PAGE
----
FEMA has a lot of work to do to get up to the mark on disaster response and risk mitigation.
We face a future of increasing peril from disasters. One reason is climate change; another is that more people live in coastal areas where risks are especially high.We’re currently seeing the results of climate change in the California fires, and we saw both factors at work in last year’s flooding in Houston after Hurricane Harvey. …CONTINUE READING
Guest Blogger Cliff Villa: Es FEMA El Problema? Hurricane Maria and the Slow Road to Recovery in Puerto Rico
Strolling west on Calle Loiza from the Ocean Park neighborhood of San Juan, Puerto Rico, you could miss the devastation wrought by Hurricane Maria last September. Here in early May 2018, runners and walkers lap the track at Parque Barbosa while middle-aged men try to keep pace with younger guys on the sheltered basketball court. …CONTINUE READING
California Regulators Can and Should Adopt Strong State Wetlands Protection Rules
For the past year, an overriding concern of many Californians has been whether and how state legislators and regulators can fill the environmental law and policy gap left by a Trump Administration that is in the process of reversing a host of Obama-era environmental rules and that has otherwise largely abandoned the field of environmental …CONTINUE READING
We’re slowing improving disaster resilience. But there have been some notable setbacks.
An ounce of prevention is worth a pound of cure, as the saying goes. The same is true for disasters. We are slowly getting better at mitigating disaster risks. These improvements don’t generally take the form of dramatic breakthroughs. Rather they involve incremental progress on a number of fronts. For instance, homes that were constructed …CONTINUE READING
States (for wind) and the Feds (for water) provide insurance for hurricane victims. Here’s how.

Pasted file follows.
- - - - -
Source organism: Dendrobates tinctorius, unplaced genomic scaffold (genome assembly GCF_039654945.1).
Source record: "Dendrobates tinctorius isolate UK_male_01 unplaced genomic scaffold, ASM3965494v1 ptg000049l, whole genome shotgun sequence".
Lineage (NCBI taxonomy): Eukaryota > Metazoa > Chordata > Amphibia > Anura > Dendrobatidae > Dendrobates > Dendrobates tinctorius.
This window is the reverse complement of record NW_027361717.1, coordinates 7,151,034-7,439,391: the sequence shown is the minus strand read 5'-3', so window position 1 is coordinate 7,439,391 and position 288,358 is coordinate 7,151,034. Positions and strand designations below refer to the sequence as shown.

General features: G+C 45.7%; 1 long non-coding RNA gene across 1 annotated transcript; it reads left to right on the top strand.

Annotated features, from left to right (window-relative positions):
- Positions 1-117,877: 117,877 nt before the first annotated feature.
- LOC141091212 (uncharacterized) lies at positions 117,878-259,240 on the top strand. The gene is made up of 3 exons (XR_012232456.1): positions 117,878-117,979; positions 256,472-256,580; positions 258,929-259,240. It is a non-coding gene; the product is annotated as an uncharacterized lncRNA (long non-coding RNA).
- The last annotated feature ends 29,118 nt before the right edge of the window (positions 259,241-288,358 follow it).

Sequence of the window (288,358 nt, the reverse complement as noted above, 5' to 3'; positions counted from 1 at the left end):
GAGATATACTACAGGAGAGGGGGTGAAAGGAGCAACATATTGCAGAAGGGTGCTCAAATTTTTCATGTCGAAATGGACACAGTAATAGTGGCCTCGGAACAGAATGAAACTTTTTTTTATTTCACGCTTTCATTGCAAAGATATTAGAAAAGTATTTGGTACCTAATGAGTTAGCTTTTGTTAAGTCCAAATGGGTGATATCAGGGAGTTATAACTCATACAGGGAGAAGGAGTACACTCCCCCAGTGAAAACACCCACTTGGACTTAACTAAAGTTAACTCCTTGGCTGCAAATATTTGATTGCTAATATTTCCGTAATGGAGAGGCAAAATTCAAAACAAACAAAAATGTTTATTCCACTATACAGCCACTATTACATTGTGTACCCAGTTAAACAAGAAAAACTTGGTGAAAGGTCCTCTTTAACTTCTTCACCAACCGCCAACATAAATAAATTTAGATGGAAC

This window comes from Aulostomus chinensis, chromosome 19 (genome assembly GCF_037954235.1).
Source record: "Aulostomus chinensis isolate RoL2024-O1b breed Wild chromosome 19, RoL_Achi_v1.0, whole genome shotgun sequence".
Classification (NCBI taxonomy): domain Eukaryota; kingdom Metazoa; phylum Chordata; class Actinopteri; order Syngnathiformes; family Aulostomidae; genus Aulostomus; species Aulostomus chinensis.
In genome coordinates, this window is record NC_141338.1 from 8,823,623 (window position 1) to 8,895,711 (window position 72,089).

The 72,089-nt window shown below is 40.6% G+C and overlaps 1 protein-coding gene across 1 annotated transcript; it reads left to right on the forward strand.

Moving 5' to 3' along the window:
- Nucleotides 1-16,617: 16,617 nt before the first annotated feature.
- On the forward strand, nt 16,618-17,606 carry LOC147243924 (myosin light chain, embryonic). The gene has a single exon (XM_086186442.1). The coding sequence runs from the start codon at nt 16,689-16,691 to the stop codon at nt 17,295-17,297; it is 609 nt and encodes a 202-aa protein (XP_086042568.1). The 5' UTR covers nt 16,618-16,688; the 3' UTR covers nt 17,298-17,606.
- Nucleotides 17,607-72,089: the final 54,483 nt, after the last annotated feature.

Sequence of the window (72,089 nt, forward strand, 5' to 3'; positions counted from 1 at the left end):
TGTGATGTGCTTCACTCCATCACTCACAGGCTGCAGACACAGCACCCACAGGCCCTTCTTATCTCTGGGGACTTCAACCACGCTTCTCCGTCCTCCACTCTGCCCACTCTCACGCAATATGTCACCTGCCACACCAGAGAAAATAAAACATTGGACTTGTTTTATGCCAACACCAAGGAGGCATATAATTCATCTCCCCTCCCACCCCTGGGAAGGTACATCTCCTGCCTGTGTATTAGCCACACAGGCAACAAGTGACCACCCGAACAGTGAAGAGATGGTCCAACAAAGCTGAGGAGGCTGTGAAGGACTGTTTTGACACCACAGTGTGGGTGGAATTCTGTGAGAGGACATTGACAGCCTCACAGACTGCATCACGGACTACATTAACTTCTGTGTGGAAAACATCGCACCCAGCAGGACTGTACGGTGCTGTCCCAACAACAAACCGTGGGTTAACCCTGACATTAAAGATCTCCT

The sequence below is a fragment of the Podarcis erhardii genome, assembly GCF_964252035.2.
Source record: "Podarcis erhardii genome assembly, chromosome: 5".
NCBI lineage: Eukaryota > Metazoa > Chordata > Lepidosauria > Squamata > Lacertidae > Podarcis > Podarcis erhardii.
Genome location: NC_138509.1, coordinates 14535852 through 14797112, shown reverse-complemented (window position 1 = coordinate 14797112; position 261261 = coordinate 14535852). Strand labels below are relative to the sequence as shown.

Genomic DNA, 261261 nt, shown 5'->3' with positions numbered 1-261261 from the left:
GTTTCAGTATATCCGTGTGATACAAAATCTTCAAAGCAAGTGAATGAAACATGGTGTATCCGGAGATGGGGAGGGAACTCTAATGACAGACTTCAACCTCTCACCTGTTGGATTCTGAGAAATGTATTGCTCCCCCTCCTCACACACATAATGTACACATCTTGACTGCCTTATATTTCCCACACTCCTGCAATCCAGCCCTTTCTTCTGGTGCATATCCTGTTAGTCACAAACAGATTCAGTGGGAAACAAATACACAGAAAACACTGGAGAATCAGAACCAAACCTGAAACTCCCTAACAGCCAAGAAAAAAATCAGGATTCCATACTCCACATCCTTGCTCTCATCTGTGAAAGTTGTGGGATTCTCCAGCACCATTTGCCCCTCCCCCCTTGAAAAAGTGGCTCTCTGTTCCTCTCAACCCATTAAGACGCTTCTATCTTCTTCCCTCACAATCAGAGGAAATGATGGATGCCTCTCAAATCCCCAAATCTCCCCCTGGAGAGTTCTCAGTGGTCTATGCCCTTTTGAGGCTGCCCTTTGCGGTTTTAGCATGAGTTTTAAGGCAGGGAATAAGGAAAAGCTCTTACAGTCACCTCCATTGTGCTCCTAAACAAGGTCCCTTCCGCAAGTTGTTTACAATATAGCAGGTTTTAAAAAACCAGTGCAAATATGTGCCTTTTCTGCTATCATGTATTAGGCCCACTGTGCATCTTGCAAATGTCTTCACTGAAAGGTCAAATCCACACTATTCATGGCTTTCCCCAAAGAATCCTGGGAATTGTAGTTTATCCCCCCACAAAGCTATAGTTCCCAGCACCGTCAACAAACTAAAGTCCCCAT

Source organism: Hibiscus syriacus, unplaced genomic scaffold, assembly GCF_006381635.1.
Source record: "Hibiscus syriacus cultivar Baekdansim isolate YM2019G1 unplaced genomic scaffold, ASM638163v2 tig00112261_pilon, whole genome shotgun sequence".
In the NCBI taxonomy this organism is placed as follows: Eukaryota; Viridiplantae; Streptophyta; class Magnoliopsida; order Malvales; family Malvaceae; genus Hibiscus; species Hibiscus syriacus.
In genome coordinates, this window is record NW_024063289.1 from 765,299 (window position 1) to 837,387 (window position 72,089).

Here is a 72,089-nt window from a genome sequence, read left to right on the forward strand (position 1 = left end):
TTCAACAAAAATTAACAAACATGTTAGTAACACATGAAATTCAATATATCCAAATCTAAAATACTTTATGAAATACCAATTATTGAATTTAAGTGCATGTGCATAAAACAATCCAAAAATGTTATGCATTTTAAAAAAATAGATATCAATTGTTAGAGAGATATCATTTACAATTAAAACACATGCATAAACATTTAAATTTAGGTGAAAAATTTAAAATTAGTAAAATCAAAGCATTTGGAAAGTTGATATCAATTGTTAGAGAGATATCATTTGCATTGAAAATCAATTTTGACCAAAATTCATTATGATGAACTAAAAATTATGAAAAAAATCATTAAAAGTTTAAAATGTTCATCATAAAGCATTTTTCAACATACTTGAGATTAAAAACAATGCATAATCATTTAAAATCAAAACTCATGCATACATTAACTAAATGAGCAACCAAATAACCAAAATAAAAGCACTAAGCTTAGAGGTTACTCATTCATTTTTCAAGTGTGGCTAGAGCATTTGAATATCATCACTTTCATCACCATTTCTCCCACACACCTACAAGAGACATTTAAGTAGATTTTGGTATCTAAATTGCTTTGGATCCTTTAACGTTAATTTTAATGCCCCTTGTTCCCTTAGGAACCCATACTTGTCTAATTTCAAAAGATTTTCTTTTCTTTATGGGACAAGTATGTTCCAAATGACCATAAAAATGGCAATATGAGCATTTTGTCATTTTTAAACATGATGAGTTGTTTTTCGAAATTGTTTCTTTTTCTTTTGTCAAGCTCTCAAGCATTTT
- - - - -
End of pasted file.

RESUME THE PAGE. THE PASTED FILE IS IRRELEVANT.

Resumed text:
Rebuilding takes money. That makes insurance a crucial part of the equation. Insured losses are expected to be in the $70 billion range for Harvey and Irma combined. This includes commercial insurance, but the payments for home owners will also be hefty. Those costs are generally covered by government-supported insurance markets. I’ve posted previously about …CONTINUE READING
Recent experience shows that rebuilding is a slow, frustrating process.
We’ve had experience with the rebuilding process twice in the past dozen years, after Hurricanes Katrina and Sandy. The storm destruction takes place in a matter of days, but rebuilding takes years — just like the difference between the instant it takes to break a leg and the subsequent weeks of wearing a cast. Houston …CONTINUE READING
Guest Bloggers Rob Verchick and Matt Shudtz: Law Professors from Every Coast Ask SCOTUS to Weigh in on Louisiana Coastal Wetlands Case
Professors Argue Fifth Circuit Decision Upsets Federal/State Court Balance, Will Prevent States from Relying on Their Own Laws to Protect Important Natural Resources
Last month, more than two dozen law professors from around the country filed a friend-of-the-court brief with the U.S. Supreme Court, urging a fresh look at a lower court decision with sweeping implications for the balance of power between states and the federal government. The issue is vital to Louisiana because it affects whether oil and gas …CONTINUE READING
The 100-year flood and the 500-year flood are both very rough estimates.
My title is a little unfair. So far as I can tell, the people who are trying to figure out the 100-year or 500-year floods in various places are hard-working professionals, applying their expertise to a difficult problem. But there are a lot of uncertainties that get concealed behind the final numbers. The consequence is …CONTINUE READING
It’s a complex process involving many federal agencies and state government.
When people think of FEMA, they envision rescuers finding victims and taking them to safety. FEMA does provide emergency assistance, temporary housing and other services. But its main job is to coordinate the response of many parts of the federal government. And the federal government’s role itself is mostly supportive, with the main job of …CONTINUE READING
Houston failed to learn a key lesson from Katrina about the need to prepare for catastrophic flooding.
The torrential rain in Houston would have caused bad flooding no matter what. There’s no question about that. But it’s also true that Houston’s flood control efforts have been badly managed. Houston failed to learn a key lesson from Katrina: the most important disaster response is done years in advance through risk mitigation. Not only …CONTINUE READING